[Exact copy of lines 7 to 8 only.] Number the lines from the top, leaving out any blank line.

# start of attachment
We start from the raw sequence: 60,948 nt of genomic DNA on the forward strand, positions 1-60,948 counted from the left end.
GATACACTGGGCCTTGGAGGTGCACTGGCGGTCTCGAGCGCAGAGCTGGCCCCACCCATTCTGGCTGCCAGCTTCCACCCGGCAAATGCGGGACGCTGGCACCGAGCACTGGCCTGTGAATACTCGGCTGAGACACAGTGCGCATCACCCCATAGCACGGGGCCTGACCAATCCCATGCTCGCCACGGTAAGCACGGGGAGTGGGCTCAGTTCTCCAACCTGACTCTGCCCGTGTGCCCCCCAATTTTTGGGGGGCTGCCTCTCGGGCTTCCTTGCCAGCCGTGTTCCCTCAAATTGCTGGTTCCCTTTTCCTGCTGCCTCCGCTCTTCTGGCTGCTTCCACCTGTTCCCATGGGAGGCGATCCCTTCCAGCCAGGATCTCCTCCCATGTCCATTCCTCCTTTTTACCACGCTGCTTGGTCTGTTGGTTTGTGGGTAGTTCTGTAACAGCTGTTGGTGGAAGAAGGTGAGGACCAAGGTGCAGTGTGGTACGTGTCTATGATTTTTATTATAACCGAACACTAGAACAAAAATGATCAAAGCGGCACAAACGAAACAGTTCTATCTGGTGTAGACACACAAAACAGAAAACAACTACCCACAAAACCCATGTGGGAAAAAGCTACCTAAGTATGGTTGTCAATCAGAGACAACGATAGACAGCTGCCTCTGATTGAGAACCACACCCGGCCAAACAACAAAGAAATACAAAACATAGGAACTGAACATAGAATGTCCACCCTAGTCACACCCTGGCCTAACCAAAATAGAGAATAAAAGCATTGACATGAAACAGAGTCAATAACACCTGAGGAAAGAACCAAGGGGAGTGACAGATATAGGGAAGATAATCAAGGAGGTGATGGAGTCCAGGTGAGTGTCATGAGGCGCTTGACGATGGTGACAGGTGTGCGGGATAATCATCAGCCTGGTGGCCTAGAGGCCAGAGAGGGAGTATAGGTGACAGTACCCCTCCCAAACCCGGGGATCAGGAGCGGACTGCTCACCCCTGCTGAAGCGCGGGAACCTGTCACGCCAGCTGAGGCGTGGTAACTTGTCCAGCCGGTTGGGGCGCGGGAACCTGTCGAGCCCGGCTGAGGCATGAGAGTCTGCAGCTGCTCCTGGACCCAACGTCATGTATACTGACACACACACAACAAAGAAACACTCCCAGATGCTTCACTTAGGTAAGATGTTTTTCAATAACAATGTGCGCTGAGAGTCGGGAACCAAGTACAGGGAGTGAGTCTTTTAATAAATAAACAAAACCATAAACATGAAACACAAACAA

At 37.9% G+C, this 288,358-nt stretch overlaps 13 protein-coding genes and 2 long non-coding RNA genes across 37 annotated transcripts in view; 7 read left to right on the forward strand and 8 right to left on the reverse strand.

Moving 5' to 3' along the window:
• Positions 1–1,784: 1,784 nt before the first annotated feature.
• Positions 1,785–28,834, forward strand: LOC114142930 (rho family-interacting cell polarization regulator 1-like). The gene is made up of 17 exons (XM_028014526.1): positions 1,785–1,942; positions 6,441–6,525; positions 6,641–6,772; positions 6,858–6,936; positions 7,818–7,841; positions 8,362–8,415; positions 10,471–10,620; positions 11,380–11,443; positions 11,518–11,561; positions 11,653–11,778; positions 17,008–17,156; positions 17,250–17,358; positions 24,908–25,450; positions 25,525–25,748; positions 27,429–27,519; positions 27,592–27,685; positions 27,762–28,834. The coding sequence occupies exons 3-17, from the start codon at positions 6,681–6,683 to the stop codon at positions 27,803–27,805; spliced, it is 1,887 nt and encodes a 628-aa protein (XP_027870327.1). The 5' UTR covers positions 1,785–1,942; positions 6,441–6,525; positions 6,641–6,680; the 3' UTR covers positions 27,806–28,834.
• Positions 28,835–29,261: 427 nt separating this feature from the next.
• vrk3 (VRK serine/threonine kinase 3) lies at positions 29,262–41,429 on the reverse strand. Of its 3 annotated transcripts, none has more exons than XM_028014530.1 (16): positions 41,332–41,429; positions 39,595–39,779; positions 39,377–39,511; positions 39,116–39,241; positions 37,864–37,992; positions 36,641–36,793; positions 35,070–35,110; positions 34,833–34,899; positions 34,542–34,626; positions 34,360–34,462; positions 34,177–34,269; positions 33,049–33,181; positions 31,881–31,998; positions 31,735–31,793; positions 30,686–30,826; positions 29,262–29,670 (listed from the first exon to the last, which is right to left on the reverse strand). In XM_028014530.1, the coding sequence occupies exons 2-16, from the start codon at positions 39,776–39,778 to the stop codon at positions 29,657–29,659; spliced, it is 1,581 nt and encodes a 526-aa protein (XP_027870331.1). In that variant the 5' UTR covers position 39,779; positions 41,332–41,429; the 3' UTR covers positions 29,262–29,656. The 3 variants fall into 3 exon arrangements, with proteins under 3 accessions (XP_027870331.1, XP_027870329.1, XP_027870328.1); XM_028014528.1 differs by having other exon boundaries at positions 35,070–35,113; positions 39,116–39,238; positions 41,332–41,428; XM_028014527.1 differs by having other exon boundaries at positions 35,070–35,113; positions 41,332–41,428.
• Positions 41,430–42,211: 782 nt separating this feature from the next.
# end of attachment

• Positions 28,835–29,261: 427 nt separating this feature from the next.
• vrk3 (VRK serine/threonine kinase 3) lies at positions 29,262–41,429 on the reverse strand. Of its 3 annotated transcripts, none has more exons than XM_028014530.1 (16): positions 41,332–41,429; positions 39,595–39,779; positions 39,377–39,511; positions 39,116–39,241; positions 37,864–37,992; positions 36,641–36,793; positions 35,070–35,110; positions 34,833–34,899; positions 34,542–34,626; positions 34,360–34,462; positions 34,177–34,269; positions 33,049–33,181; positions 31,881–31,998; positions 31,735–31,793; positions 30,686–30,826; positions 29,262–29,670 (listed from the first exon to the last, which is right to left on the reverse strand). In XM_028014530.1, the coding sequence occupies exons 2-16, from the start codon at positions 39,776–39,778 to the stop codon at positions 29,657–29,659; spliced, it is 1,581 nt and encodes a 526-aa protein (XP_027870331.1). In that variant the 5' UTR covers position 39,779; positions 41,332–41,429; the 3' UTR covers positions 29,262–29,656. The 3 variants fall into 3 exon arrangements, with proteins under 3 accessions (XP_027870331.1, XP_027870329.1, XP_027870328.1); XM_028014528.1 differs by having other exon boundaries at positions 35,070–35,113; positions 39,116–39,238; positions 41,332–41,428; XM_028014527.1 differs by having other exon boundaries at positions 35,070–35,113; positions 41,332–41,428.